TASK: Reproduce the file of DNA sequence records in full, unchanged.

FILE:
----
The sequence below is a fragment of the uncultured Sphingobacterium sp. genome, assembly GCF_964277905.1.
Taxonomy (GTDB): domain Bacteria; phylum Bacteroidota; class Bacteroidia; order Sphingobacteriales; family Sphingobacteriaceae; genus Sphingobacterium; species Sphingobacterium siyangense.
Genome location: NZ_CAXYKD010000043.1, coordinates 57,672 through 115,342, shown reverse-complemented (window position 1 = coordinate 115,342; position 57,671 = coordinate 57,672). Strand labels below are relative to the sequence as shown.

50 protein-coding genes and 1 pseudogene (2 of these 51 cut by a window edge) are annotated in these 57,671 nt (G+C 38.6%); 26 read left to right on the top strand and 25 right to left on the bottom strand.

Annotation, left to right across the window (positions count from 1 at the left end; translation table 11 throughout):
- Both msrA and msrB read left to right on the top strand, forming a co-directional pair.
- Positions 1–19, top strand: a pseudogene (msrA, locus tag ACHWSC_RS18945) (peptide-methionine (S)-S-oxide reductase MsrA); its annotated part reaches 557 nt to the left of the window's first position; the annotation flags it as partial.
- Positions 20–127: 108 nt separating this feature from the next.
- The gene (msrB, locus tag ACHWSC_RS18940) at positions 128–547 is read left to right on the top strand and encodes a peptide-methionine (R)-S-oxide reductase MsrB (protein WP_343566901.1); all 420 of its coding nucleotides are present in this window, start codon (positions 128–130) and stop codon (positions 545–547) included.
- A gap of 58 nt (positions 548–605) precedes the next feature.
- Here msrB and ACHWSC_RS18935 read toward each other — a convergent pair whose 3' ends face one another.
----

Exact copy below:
The sequence below is a fragment of the uncultured Sphingobacterium sp. genome, assembly GCF_964277905.1.
Taxonomy (GTDB): domain Bacteria; phylum Bacteroidota; class Bacteroidia; order Sphingobacteriales; family Sphingobacteriaceae; genus Sphingobacterium; species Sphingobacterium siyangense.
Genome location: NZ_CAXYKD010000043.1, coordinates 57,672 through 115,342, shown reverse-complemented (window position 1 = coordinate 115,342; position 57,671 = coordinate 57,672). Strand labels below are relative to the sequence as shown.

50 protein-coding genes and 1 pseudogene (2 of these 51 cut by a window edge) are annotated in these 57,671 nt (G+C 38.6%); 26 read left to right on the top strand and 25 right to left on the bottom strand.

Annotation, left to right across the window (positions count from 1 at the left end; translation table 11 throughout):
- Both msrA and msrB read left to right on the top strand, forming a co-directional pair.
- Positions 1–19, top strand: a pseudogene (msrA, locus tag ACHWSC_RS18945) (peptide-methionine (S)-S-oxide reductase MsrA); its annotated part reaches 557 nt to the left of the window's first position; the annotation flags it as partial.
- Positions 20–127: 108 nt separating this feature from the next.
- The gene (msrB, locus tag ACHWSC_RS18940) at positions 128–547 is read left to right on the top strand and encodes a peptide-methionine (R)-S-oxide reductase MsrB (protein WP_343566901.1); all 420 of its coding nucleotides are present in this window, start codon (positions 128–130) and stop codon (positions 545–547) included.
- A gap of 58 nt (positions 548–605) precedes the next feature.
- Here msrB and ACHWSC_RS18935 read toward each other — a convergent pair whose 3' ends face one another.